VIRGINIA TECH SELECTS INNOVATION CAMPUS VICE PRESIDENT AND EXECUTIVE DIRECTOR
VIRGINIA TECH SELECTS INNOVATION CAMPUS VICE PRESIDENT AND EXECUTIVE DIRECTOR
Lance R. Collins, the Joseph Silbert Dean of Engineering at Cornell University, has been selected as the inaugural vice president and executive director of Virginia Tech’s new Innovation Campus in Alexandria, Virginia Tech President Tim Sands announced today.
Collins, who has led Cornell’s college of engineering since 2010, was a key member of the leadership team that successfully bid to partner with New York City to build Cornell Tech, which opened its Roosevelt Island campus in 2017.
“Lance Collins is a world-class leader with impeccable credentials, a commitment to collaboration, and experience scaling up both an undergraduate student talent initiative and a new graduate campus in an urban area,” President Sands said. “He’s the ideal person to build on our momentum and launch a campus in the greater Washington, D.C., area that will expand the pool of tech talent and lead our exploration of the human-computing frontier.”
Collins’ appointment culminates an international search for the leader of the Innovation Campus, which was announced by the university as part of the state’s successful effort to attract Amazon’s HQ2 to Northern Virginia. Virginia Tech’s plan to build a graduate-level campus in Alexandria and to add at least 2,000 more undergraduate students studying computer science and computer engineering in Blacksburg have been cited as key reasons that Amazon opted to build its second headquarters in Arlington.
Collins, who joined Cornell in 2002 as a professor in the Sibley School of Mechanical and Aerospace Engineering, will start at Virginia Tech on Aug. 1 in advance of the inaugural class starting in the fall 2020 semester.
“I’m energized by the opportunity to build a campus from the ground up in the burgeoning National Landing district,” he said. “Our inaugural students, faculty, and new and developing partners will collaborate to advance technology to meet societal needs rather than allowing technology to define our lives,” Collins said. “Virginia Tech’s delivery team, under Founding Managing Director Brandy Salmon’s leadership, has established an innovative and effective foundation for the campus. I look forward to working with Brandy and the team to move forward aggressively and with purpose.”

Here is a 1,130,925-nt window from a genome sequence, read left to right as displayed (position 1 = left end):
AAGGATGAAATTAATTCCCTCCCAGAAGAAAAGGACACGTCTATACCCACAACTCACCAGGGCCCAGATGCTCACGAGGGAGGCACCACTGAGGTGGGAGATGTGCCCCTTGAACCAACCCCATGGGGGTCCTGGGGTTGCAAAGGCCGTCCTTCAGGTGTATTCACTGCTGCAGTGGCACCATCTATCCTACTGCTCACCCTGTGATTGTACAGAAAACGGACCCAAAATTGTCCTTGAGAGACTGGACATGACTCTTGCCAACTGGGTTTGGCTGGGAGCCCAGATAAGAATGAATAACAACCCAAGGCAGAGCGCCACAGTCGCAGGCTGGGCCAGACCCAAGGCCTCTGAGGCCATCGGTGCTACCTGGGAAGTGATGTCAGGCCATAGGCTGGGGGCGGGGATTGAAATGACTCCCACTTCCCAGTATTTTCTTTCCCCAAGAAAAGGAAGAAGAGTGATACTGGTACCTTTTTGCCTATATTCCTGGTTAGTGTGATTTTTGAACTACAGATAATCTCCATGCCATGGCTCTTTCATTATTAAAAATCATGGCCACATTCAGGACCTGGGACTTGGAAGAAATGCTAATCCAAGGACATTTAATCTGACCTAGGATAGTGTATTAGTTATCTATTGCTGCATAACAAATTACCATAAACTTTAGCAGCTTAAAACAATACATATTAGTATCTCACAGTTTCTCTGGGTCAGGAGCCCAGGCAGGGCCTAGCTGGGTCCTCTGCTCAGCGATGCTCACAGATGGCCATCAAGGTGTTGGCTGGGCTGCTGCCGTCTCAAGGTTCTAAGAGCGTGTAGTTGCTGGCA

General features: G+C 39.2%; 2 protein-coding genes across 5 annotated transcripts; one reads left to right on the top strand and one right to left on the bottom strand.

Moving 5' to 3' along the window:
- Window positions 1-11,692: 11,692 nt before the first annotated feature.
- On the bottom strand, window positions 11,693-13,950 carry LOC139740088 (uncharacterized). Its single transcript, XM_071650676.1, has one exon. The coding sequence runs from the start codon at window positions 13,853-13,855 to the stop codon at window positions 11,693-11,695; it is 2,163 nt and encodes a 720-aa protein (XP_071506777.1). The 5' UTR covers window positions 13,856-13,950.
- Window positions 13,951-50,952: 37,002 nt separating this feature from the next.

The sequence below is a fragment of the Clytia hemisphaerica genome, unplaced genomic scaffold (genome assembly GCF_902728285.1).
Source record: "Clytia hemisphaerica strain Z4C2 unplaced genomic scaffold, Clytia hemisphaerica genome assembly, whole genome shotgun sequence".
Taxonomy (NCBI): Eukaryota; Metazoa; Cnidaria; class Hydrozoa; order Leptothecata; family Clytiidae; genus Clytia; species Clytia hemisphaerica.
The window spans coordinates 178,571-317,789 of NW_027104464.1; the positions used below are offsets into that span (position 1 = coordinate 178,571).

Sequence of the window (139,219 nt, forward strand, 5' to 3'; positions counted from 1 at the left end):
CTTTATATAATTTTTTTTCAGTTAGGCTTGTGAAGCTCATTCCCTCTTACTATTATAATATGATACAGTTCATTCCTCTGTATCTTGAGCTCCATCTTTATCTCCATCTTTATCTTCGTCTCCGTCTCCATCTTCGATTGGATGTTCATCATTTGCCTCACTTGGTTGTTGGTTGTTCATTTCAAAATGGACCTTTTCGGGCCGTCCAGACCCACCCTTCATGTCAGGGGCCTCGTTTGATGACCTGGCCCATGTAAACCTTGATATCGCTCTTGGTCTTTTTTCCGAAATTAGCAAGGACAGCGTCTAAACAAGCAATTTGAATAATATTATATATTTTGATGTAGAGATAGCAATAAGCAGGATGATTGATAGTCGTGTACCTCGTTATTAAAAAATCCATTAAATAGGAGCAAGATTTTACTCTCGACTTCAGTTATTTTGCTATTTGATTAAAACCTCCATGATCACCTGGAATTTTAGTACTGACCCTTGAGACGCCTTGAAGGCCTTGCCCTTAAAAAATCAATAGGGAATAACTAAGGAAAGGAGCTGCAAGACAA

Salmon said Collins impressed the search committee with his vision for how the Innovation Campus can offer a new approach to graduate education while also helping to double Virginia’s tech-talent pipeline. “At the start of the project we made a strategic decision to launch an international search to find an amazing leader for this unique opportunity — and that’s exactly what we’ve done by attracting Lance to Virginia Tech,” Salmon said. “He brings a deliberative, mission-oriented, and collaborative approach that fits perfectly with Virginia Tech’s culture.”
Dan Huttenlocher, who served as the founding dean and vice provost of Cornell Tech and is now the inaugural dean of the Schwarzman College of Computing at the Massachusetts Institute of Technology, called Collins’ appointment a significant milestone for Virginia Tech.
“Lance loves to take on big challenges and he knows how to develop and nurture partnerships that are vital to creating a new campus,” Huttenlocher said. “Without his leadership in the Cornell Tech proposal to the City of New York and his subsequent support and guidance on development of the campus, there would be no Cornell Tech.”
In his role with the Cornell Tech initiative, Collins organized an effort to link fundamental research and undergraduate education on the Ithaca, New York, campus to the Cornell Tech campus in New York City, maximizing the commercialization potential of Cornell technology in the urban environment.
Collins said the Innovation Campus, located right in the heart of a global capital, offers an unprecedented opportunity to take a human-centered focus to technology development while influencing the policy that regulates its use and protects the public’s right to privacy.
“I’m eager to get started,” he said. “We will initiate searches for key leadership roles immediately so that we are ready to welcome our first students in August.”